To paraphrase Mark Twain, reports of apathy towards the New Zealand cricketers are always exaggerated.
The test team prepared to face an examination of their batting technique and fortitude overnight, depending on the toss outcome. The loss of six wickets for less than 40 runs three times in the last six tests means the demand for action from former players and readers has been passionate.
New Zealand wicketkeeper/batsman Tony Blain (1986-94) lives and plays cricket in Gomersal, about 16km from Headingley. He is familiar with what the New Zealanders can expect from conditions in their seventh test at the venue dating back to 1949. Their solitary win came in 1983, the year Blain first ventured across as a 21-year-old to play in the same town.
He has a simple but radical solution to counter the English swing bowling: "Bat out of the crease by a foot or so. The English would then have to bowl shorter and the ball wouldn't get as much swing, particularly late. You need to be brave to do it because these guys aren't slow and you risk getting pinned.
"Okay, you'd wear a couple but Brendon McCullum's done that before and it can completely throw a bowler off his rhythm, especially if you advance."
Blain says this series forms part of an experiment for England before the Ashes series against Australia.
"To beat Australia, they need to get the ball to swing. As a result we're already seeing drier pitches. The idea is England pitch the ball up to maximise their conventional swing [and reverse swing later via the abrasive surface]. It also gives spinner Graeme Swann a chance to do his thing."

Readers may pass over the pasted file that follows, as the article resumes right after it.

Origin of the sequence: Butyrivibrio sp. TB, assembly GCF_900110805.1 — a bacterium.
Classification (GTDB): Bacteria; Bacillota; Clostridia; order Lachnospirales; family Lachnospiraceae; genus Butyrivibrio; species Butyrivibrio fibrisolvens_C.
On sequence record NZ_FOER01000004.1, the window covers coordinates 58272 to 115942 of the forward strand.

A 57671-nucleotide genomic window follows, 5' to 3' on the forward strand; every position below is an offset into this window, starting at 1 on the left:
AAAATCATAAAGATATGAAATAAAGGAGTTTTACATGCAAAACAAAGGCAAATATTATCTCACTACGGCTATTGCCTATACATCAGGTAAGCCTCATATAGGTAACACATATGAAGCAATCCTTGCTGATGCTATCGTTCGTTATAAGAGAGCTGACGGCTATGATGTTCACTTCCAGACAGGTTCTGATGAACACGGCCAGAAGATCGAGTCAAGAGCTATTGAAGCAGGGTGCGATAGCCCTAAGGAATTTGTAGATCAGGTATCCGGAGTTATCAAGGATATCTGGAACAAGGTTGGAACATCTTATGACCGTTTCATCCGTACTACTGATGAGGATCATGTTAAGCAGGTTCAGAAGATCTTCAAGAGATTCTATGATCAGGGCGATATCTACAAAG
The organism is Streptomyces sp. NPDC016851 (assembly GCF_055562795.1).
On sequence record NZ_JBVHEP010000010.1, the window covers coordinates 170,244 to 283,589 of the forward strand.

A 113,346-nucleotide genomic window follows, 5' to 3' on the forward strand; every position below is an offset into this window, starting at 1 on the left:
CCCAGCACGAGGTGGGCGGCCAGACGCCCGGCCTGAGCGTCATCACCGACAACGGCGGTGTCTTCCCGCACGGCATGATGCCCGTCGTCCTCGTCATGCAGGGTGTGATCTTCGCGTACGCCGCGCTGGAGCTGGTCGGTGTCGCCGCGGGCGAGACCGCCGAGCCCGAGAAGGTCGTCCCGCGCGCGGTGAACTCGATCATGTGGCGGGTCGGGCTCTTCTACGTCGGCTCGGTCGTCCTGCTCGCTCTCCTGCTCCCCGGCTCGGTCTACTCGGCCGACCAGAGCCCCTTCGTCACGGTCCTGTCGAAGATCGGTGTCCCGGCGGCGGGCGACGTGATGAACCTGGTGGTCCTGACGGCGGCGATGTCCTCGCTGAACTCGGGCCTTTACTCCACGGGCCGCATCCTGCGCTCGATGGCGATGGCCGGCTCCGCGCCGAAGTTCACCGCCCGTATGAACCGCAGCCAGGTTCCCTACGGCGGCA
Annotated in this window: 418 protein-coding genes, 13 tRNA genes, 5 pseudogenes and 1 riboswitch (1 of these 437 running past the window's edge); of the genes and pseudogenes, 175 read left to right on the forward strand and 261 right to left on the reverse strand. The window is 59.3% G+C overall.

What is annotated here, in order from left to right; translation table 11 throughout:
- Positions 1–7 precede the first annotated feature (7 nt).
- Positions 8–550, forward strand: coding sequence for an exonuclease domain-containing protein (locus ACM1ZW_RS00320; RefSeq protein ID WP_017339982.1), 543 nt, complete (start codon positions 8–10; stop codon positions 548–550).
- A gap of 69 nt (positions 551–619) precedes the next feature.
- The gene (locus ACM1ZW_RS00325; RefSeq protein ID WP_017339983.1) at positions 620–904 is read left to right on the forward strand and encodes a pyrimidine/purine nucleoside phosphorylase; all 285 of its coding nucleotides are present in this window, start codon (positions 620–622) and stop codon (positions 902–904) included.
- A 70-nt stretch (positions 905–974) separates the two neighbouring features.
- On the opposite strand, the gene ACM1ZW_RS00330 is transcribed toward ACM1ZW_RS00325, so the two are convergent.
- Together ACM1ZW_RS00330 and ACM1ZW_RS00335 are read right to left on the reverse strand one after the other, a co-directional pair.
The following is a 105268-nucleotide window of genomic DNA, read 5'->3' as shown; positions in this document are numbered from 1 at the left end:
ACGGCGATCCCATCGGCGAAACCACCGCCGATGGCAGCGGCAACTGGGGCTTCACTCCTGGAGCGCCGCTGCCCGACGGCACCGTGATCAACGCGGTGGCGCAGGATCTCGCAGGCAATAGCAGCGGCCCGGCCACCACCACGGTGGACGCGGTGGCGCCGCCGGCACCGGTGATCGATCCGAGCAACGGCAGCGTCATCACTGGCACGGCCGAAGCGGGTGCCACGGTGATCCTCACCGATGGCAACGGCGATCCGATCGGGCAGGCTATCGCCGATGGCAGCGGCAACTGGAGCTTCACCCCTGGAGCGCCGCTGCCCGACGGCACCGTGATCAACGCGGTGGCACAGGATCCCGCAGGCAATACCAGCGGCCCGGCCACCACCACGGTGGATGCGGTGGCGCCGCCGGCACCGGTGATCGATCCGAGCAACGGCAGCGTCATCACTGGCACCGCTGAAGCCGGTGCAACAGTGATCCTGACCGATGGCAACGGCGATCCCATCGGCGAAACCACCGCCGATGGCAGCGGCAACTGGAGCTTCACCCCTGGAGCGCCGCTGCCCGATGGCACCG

New Zealand bowling coach Shane Bond has earned kudos from the performance of his pace battery in recent matches. This test is the perfect chance for batting coach Bob Carter to do the same after the Lord's 68 and Cape Town 45 collapses. Responsibility lies first with each batsman but they need to go in mentally and physically prepared.
Suggestions to assist have flooded in via email. An experienced former batsman said the key to getting conditioned is footwork and the New Zealand top order lacked that quality during the second innings at Lord's (apart from Kane Williamson who "just lent back a touch" before lofting the ball to mid-off).
The correspondence went on to say players were: "All stuck on the crease, fending with bat and hands. Disaster."
One recommendation to fix the footwork problem proposed starting with no bat so players simply worked the feet and body into positions to hit the ball under their eyes.
Meanwhile, reader Garry Owen wanted the team replicating England's Joe Root.
"A straight backlift like Root's is important so they're not playing across the flight of a ball heading towards the stumps from centre or off.
"And have you noticed how, when confronted with a bowler coming around the wicket, a batsman will often alter his guard but still addresses the umpire rather than alter his stance to address the bowler's arm. As a left-hand batsman, I learned this basic rule many years ago."